James Otto is a giant of a man. Although he’s built to sack quarterbacks in the NFL, he’s blessed with a bourbon-and-molasses voice that has served him well in his chosen profession: country music troubadour. Otto’s breakout year was 2008, when he was nominated for “New Artist of the Year” at the Country Music Association (CMA) Awards. He also received two GRAMMY nominations that year for "Best Male Country Vocal Performance" and as a songwriter in the "Best Country Song Category." He followed up that initial success last year by winning both a CMA award and an Academy of Country Music award for “Song of the Year.”
Now James Otto is putting his talent and burgeoning fame to good use by joining NRDC’s growing Music Saves Mountains initiative, aimed at spreading the word and putting an end to mountaintop removal coal mining.
Across the Appalachians, companies are blowing entire mountaintops to smithereens to get at the thin coal seams below. The communities of the region are paying the cost in their health, their culture and their natural heritage. Big coal companies should not be allowed to turn our nations' oldest mountains into molehills, and NRDC is working with local allies -- in addition to country music stars -- to raise public awareness that will help halt this damaging practice.
“I certainly understand that coal mining is important to the Appalachian region and that some people do it to make a living," says Otto. "But I also think that we can all live without this particular form of mining because people in Appalachia have a right to live without all the harm it causes to their homes and their family's health."
Although his roots are in the Pacific Northwest, Otto got hooked on country music after moving as a teen from Washington to the backwoods of Alabama as a teenager. As it happened, living in Sand Mountain, Alabama is what made Otto fall in love with the Appalachians. His appreciation for the hills only increased after he settled in Nashville, Tennessee to begin his music career.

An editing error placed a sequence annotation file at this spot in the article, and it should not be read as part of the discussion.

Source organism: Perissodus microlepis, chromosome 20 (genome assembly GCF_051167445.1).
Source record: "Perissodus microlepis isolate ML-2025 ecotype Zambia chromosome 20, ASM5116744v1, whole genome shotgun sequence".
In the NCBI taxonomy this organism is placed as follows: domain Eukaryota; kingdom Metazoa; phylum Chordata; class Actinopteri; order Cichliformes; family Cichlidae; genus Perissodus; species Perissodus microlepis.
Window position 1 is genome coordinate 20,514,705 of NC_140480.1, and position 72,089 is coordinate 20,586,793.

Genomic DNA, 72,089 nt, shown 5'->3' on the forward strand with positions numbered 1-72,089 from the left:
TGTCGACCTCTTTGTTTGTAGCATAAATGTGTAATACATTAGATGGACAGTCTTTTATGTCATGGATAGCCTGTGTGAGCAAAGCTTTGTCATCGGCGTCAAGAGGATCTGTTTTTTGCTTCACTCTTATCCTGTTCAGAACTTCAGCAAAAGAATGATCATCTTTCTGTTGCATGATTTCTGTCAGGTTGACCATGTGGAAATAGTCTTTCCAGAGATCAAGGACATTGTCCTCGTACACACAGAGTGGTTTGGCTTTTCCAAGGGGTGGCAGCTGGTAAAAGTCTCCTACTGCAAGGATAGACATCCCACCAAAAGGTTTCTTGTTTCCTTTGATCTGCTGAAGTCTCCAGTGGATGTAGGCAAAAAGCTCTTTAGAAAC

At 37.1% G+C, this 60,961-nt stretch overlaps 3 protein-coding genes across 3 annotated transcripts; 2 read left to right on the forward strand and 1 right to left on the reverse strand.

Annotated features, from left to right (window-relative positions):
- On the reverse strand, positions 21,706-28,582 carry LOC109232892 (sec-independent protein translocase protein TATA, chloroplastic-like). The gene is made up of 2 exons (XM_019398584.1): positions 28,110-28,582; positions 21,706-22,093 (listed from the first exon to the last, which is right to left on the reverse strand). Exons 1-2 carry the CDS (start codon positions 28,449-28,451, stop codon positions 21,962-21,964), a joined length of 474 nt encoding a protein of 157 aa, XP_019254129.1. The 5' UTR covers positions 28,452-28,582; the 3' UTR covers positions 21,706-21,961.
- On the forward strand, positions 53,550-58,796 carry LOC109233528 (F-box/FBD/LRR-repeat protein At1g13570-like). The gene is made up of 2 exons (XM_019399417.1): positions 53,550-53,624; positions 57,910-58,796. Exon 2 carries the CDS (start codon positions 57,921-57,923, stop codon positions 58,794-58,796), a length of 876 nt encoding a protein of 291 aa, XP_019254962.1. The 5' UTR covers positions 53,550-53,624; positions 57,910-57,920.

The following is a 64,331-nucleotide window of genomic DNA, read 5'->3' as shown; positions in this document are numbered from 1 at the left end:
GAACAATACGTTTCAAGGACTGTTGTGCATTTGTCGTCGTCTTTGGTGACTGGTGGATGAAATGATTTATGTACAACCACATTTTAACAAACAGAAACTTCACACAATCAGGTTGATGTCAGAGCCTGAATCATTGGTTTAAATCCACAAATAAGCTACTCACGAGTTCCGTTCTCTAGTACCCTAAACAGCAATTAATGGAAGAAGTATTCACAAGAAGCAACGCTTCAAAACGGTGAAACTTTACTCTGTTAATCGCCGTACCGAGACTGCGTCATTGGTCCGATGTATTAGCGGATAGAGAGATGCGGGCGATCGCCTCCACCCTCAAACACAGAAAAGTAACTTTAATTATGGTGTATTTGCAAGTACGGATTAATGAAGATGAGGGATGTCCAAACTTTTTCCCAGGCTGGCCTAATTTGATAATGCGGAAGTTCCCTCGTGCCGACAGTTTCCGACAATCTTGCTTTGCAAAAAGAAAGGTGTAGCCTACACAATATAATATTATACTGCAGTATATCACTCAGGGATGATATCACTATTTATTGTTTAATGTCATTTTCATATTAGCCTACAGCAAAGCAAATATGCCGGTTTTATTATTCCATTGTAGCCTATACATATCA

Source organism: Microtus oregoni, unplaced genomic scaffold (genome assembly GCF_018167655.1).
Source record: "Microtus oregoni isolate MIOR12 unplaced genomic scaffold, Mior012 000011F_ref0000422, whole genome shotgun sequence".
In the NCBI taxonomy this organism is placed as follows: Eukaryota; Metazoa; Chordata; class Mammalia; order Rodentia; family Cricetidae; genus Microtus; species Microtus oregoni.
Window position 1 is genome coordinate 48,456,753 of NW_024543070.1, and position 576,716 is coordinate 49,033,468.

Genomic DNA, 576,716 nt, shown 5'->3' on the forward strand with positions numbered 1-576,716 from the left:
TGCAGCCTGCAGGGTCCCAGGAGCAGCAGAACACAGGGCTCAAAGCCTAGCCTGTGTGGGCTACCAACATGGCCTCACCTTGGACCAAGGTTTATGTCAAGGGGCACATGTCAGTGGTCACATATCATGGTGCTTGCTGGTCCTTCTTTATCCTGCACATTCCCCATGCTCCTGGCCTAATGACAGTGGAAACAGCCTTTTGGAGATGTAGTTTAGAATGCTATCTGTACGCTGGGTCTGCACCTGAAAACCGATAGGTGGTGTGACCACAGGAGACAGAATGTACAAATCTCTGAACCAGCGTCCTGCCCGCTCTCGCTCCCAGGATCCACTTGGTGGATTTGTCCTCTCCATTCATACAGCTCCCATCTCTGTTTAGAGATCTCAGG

He first learned about mountaintop removal last November, when NRDC presented the issue to a group of Nashville-based musicians and invited them to help keep the 'country' in country music by stopping the destruction of the Appalachian Mountains. Already some 500 mountaintops have been lost, over a million acres of once lush forests have been converted to barren moonscapes, and nearly 2,000 streams throughout the region have been irrecovably polluted or obliterated by the dumping of mining waste.
Otto's outrage over mountaintop removal is clear.
"The systematic destruction of the Appalachian mountains for coal mining needs to stop immediately," he says. "There are many other ways to mine coal without blasting away the scenic mountaintops that can never be replaced. It is completely unnecessary and leaves a permanent scar on the landscape and in the communities surrounding these sites."
Otto adds: "We need to band together to lend our voices to the mountains that helped give a voice to country music."
As more and more singers, songwriters and musicians take up the cause, NRDC hopes that more Americans will wake up to the leveling of Appalachia and help us demand that Congress pass legislation that ends this rogue mining once and for all.